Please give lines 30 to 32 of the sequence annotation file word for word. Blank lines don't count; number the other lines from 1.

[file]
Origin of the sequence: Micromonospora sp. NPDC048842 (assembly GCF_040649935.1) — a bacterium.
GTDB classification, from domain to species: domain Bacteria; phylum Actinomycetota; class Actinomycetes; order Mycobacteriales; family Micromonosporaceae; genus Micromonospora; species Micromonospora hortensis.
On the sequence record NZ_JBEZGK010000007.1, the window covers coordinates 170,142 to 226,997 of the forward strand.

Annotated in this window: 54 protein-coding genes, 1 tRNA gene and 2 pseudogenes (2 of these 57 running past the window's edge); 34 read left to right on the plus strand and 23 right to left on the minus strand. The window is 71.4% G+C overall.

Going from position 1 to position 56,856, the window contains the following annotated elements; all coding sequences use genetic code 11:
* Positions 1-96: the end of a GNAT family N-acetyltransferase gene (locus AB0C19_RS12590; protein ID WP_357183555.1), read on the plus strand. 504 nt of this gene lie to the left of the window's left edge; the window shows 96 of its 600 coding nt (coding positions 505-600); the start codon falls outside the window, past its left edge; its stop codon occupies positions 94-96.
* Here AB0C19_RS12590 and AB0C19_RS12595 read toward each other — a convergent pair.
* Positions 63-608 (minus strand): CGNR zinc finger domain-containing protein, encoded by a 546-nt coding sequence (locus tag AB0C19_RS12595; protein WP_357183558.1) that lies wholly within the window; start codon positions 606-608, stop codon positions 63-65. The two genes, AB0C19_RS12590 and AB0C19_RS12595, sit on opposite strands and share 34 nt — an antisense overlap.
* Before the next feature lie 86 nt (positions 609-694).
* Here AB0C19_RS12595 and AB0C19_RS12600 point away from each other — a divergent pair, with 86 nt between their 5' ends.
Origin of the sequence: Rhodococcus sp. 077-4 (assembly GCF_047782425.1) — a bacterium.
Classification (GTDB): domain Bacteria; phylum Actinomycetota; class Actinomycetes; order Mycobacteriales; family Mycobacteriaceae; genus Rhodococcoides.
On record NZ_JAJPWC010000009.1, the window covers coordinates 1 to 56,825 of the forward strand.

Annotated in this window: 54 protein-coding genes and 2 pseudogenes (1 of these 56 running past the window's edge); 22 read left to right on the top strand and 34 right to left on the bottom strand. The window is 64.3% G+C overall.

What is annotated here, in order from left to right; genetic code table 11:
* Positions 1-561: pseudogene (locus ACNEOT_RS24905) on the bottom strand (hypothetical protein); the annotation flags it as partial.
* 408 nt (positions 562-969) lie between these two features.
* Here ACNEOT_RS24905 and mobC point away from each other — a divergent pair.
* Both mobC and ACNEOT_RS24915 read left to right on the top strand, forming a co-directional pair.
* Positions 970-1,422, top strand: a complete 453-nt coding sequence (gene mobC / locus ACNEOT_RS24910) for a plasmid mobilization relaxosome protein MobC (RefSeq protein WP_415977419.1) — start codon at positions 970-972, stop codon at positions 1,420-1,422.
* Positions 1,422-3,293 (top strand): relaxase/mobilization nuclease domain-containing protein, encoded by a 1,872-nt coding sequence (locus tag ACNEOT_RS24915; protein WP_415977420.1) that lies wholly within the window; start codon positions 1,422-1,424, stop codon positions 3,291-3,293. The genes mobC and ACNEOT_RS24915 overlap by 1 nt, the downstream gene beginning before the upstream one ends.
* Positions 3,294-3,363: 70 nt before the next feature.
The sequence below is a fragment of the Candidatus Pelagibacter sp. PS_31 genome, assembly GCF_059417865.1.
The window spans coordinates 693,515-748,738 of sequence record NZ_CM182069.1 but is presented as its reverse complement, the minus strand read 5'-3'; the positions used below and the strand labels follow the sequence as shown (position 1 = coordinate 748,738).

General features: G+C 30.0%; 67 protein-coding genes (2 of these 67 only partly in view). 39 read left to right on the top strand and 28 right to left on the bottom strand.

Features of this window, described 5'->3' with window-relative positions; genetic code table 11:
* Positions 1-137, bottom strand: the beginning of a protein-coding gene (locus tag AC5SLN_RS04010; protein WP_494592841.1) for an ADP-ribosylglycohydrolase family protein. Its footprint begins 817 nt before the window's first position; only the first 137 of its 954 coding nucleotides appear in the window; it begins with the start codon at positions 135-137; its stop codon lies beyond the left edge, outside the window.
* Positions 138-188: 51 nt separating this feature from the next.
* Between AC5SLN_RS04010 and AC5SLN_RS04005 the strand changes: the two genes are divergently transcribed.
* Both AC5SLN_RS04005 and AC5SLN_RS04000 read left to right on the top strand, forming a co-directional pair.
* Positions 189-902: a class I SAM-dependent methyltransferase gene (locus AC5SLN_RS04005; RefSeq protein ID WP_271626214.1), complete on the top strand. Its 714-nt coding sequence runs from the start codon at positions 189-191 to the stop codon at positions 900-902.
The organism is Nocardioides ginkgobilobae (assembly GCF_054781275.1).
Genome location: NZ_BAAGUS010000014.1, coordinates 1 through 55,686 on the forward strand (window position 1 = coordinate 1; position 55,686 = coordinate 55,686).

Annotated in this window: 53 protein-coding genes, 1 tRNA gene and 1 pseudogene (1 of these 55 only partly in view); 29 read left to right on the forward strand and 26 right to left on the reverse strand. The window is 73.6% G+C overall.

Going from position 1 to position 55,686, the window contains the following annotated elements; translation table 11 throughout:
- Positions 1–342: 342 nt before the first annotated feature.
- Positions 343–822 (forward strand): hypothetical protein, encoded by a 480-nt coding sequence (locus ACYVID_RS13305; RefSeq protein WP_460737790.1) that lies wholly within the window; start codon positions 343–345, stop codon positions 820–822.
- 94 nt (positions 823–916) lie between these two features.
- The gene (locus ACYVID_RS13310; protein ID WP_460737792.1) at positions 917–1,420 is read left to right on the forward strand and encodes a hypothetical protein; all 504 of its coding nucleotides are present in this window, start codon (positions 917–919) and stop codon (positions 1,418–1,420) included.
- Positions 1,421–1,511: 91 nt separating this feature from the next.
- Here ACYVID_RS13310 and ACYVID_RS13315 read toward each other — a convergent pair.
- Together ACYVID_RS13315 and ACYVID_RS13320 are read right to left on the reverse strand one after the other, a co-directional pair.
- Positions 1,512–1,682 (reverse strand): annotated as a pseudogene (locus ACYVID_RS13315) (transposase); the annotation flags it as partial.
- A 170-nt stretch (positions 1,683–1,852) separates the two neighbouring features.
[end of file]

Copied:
* Both AC5SLN_RS04005 and AC5SLN_RS04000 read left to right on the top strand, forming a co-directional pair.
* Positions 189-902: a class I SAM-dependent methyltransferase gene (locus AC5SLN_RS04005; RefSeq protein ID WP_271626214.1), complete on the top strand. Its 714-nt coding sequence runs from the start codon at positions 189-191 to the stop codon at positions 900-902.
The organism is Nocardioides ginkgobilobae (assembly GCF_054781275.1).